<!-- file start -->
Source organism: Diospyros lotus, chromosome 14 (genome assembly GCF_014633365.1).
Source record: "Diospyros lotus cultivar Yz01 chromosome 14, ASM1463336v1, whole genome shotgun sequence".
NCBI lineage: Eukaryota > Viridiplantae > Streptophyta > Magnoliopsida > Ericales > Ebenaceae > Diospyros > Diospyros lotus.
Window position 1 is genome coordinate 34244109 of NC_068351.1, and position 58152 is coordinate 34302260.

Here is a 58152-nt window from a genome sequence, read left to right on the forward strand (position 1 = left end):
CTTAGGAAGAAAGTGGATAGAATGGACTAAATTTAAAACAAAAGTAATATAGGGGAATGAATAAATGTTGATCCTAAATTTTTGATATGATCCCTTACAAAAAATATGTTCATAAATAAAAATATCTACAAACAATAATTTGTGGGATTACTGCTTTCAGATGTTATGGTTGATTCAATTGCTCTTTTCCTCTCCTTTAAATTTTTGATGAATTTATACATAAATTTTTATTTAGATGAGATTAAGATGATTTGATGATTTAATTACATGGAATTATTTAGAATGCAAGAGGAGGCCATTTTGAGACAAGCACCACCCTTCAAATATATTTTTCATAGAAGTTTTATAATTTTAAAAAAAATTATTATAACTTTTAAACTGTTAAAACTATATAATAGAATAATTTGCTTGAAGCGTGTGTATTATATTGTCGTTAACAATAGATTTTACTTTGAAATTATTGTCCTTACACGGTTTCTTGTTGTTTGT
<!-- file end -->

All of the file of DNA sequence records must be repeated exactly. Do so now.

Source organism: Diospyros lotus, chromosome 14 (genome assembly GCF_014633365.1).
Source record: "Diospyros lotus cultivar Yz01 chromosome 14, ASM1463336v1, whole genome shotgun sequence".
NCBI lineage: Eukaryota > Viridiplantae > Streptophyta > Magnoliopsida > Ericales > Ebenaceae > Diospyros > Diospyros lotus.
Window position 1 is genome coordinate 34244109 of NC_068351.1, and position 58152 is coordinate 34302260.

Here is a 58152-nt window from a genome sequence, read left to right on the forward strand (position 1 = left end):
CTTAGGAAGAAAGTGGATAGAATGGACTAAATTTAAAACAAAAGTAATATAGGGGAATGAATAAATGTTGATCCTAAATTTTTGATATGATCCCTTACAAAAAATATGTTCATAAATAAAAATATCTACAAACAATAATTTGTGGGATTACTGCTTTCAGATGTTATGGTTGATTCAATTGCTCTTTTCCTCTCCTTTAAATTTTTGATGAATTTATACATAAATTTTTATTTAGATGAGATTAAGATGATTTGATGATTTAATTACATGGAATTATTTAGAATGCAAGAGGAGGCCATTTTGAGACAAGCACCACCCTTCAAATATATTTTTCATAGAAGTTTTATAATTTTAAAAAAAATTATTATAACTTTTAAACTGTTAAAACTATATAATAGAATAATTTGCTTGAAGCGTGTGTATTATATTGTCGTTAACAATAGATTTTACTTTGAAATTATTGTCCTTACACGGTTTCTTGTTGTTTGT